A Question about theVan Doren B45 mouthpiece

Dear Mr. Friedland,
Another happy and grateful reader here, with yet another question: do mouthpieces, or mouthpieces made of specific materials, undergo a break-in period?
Mine is (gulp) a Van Doren B45
Melbourne, Australia
Dear A:
many thanks for your note . It has endless implications and I will attempt to respond properly and perhaps comprehensively.
To answer your direct question, I would have to say no, however that is only part of the story.
Your implication is that mouthpieces may change during ownership and require a break in period. They are inanimate of course, but we are not and may take ever-so-long to get” used to” a mouthpiece, which may never happen and probably has never been exactly defined.
Our embouchures change frequently, as frequently at least as we change reeds, though not only because of changing reeds.
Temperature and precipitation also have implications which include embouchure.
One reason for mouthpieces made of ebonite or hard rubber is that they are quite dimentionally stable, better than wood certainly and similar to crystal, however crystal is a different story. Speaking of the Van Doren B45 mouthpiece, this is a very familiar mouthpiece facing to me, having played on one for a number of years, also most other Van Dorens as well, or at least the following:
5RV,M13,M13 lyre,B45 dot, B45 Lyre, 11.6,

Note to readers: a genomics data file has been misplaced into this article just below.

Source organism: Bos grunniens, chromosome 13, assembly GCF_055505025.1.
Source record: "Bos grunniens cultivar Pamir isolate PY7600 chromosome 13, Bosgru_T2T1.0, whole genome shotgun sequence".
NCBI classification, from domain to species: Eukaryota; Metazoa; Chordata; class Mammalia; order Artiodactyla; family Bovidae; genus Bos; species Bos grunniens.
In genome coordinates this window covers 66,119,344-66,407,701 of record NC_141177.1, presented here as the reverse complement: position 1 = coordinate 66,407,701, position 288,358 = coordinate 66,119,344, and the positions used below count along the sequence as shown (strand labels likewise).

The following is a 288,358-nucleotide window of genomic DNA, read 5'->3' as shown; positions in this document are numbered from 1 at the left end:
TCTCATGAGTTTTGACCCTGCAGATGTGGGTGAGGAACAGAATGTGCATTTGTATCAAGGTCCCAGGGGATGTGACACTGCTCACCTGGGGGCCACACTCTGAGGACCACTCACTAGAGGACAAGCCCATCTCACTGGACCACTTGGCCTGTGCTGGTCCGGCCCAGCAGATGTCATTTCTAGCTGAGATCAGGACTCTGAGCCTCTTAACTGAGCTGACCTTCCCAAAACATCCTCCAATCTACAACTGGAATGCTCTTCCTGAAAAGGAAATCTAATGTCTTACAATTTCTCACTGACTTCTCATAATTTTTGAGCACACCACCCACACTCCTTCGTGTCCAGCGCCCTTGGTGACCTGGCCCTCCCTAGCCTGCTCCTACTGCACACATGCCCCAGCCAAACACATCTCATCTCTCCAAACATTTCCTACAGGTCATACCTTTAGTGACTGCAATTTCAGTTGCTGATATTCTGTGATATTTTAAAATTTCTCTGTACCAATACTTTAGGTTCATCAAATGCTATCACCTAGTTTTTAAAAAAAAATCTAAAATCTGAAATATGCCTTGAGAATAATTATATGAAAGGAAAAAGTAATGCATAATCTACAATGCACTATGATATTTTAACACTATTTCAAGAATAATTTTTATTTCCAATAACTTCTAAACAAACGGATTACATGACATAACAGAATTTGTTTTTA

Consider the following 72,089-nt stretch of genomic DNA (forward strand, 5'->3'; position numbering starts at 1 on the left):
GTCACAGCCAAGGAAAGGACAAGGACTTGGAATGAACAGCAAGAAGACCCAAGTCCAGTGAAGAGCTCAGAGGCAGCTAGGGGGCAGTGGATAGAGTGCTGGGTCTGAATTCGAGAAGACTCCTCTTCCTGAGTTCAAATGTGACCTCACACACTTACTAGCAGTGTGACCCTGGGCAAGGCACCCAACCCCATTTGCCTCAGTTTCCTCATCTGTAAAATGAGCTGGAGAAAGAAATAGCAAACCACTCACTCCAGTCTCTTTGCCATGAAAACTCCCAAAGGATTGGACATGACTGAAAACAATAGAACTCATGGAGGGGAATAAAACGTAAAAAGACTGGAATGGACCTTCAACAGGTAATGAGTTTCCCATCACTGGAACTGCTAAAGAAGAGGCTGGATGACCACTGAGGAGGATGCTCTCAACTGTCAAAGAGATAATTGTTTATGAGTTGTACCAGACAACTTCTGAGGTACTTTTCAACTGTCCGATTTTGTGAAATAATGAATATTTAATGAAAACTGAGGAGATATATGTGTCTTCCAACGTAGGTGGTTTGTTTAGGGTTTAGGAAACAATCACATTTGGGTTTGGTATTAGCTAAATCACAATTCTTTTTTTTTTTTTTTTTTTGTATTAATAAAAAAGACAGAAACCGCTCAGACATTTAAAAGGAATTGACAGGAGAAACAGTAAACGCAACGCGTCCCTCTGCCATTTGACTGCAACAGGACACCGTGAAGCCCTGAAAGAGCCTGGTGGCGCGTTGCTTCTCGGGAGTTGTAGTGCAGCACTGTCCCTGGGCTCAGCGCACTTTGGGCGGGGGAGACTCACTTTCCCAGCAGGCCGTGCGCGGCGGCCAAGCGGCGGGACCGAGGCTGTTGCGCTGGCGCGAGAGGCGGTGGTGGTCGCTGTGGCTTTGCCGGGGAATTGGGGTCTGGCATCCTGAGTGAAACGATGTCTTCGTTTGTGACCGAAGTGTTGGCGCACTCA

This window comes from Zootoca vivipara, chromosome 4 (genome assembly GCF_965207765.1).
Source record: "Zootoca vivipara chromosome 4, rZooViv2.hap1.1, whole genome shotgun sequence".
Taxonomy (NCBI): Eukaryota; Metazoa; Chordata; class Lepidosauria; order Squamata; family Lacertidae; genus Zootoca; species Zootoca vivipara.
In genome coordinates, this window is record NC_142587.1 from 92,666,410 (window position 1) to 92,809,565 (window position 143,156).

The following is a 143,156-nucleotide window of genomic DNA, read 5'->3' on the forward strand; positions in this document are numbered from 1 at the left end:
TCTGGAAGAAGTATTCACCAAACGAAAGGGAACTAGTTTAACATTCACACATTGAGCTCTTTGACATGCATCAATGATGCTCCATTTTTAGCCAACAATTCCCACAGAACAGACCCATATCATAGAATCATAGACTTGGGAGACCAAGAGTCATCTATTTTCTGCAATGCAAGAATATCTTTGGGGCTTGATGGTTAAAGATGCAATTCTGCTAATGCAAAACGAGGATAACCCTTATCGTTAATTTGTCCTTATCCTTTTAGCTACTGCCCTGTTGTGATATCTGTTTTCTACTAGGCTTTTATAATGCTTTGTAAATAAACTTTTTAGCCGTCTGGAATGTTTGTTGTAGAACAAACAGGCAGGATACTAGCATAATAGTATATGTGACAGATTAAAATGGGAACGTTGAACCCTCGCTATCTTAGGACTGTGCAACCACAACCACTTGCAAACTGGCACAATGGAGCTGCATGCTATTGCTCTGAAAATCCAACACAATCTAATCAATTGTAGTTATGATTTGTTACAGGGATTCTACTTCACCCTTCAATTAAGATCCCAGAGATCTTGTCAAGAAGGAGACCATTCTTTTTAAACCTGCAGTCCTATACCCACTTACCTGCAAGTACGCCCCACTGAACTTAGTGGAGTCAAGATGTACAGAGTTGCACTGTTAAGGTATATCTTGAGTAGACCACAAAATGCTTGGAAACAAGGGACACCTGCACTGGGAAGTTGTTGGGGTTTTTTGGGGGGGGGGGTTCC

5JB, and others.
I think I liked the M13 best of all and played it for at least 5 or 10 years.
All of them however are quite decent, reasonably in tune and good players, and certainly the most used mass produced mouthpieces, played by many professional players.
So, the B45 is OK, but here is the real story on every mouthpiece having the same configuration: they all play differently. If you try 10 B45s there will be differences between each, probably because they are mass produced and if you try the same with individual mouthpieces made by the makers of mouthpieces, they are all diffferent as well, Zinner, Kaspar, any one of them.
If you try another B45, it will vary slightly from the one you have now.
The best advice I can give you is to pick a mouthpiece that plays with a sound you like, plays the most reeds, and is intune and does for you the things you and your technic demand. And, stick with it.
Teachers can be of significant assistance here, for the extra pair of ears and for their experience.
I hope that this helps in some way (s). The B45 is probably the most popular Van Doren mouthpiece. In general, all VD mouthpieces are on the bright side of the sound, which is not now my preference. And they are not as flexible as is my preference.

best wishes in all your work and for the New Year.

Sherman Friedland


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